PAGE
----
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80% of a CPO’s time spent influencing internal stakeholders

Posté par : Marine Dejean
Catégorie : Events

Chief procurement officers spend the majority of their time selling ideas and plans to the business.

worker relaxing at company office

« The days of sitting back and waiting for the supplier are long gone, » said interim procurement director Sean Clancy. © iStock

Speaking at a procurement best practice event in London yesterday evening, Xavier Cassignol, CPO at packaging company Coveris, said influencing and internal ‘sales’ were key to the role.

As a CPO you probably spend 80 per cent of your time selling your change project, or changing suppliers, to top management, and 20 per cent of your time negotiating with your suppliers,” he said. “You leave the negotiation to your team, but you spend most of your time selling your transformation project to the top management.”


Delville Management Procurement Panel Event
Xavier Cassignol, Sean Clancy and Colin Leisk

Sean Clancy, an experienced interim procurement leader and a CIPS Fellow, agreed. “It is about the ability to remove the roadblocks, that’s what a procurement leader does. They should have a talented team below that does the mechanics. The leader is there to ensure the ideas he is generating are embraced and embedded by the business and he has his colleagues alongside,” he said.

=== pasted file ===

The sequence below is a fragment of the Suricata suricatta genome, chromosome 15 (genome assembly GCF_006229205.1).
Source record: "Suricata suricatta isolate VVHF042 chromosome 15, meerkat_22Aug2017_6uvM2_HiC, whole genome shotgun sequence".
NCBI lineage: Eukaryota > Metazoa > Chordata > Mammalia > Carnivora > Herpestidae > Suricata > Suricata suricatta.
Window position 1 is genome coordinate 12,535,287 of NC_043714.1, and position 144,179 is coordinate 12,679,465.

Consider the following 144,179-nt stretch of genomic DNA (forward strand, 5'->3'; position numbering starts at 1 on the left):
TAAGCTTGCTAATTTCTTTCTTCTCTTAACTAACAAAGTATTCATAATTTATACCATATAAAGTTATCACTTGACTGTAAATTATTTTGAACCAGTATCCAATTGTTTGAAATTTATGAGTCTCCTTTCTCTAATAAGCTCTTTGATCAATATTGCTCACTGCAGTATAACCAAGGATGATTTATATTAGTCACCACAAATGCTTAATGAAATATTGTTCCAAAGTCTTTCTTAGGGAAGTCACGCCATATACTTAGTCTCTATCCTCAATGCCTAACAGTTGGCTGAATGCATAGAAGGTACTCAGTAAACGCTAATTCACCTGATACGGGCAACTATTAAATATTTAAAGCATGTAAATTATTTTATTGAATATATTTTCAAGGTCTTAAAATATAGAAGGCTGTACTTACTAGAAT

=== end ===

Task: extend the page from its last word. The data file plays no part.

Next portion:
The ability to sell is a skill of increasing importance to purchasing professionals, Cassignol said. “We need to be attractive to our suppliers. Suppliers will make the assessment on whether they want to do business with you. You need to sell your company, especially when you are not necessarily the largest in a specialist market. You need to sell your ability, and the size of the prize for the supplier.”

Clancy added: “The days of sitting back and waiting for the supplier are long gone. Our responsibility as leaders is to go out to those critical suppliers and say ‘You want to do business with us, and these are the reasons why’.”

But Cassignol warned a lack of soft skills could hold professionals back. “We have a lot of professionals with the expertise to deal with category management, negotiation and so on, but we do not necessarily have the right people to deal with the soft skills – the ability to listen and understand the requirements of the business, the ability to sell your projects to the top management, to communicate. Those are skills that are absolutely critical but are being slightly left out.”

Colin Leisk, team leader at Delville Management who organised the event, added: “We have a client at the moment on a procurement assignment who is only looking for those soft skills. She says she’s looking outside the firm because they don’t have them internally.”

By Paul Snell

See more at: supplymanagement.com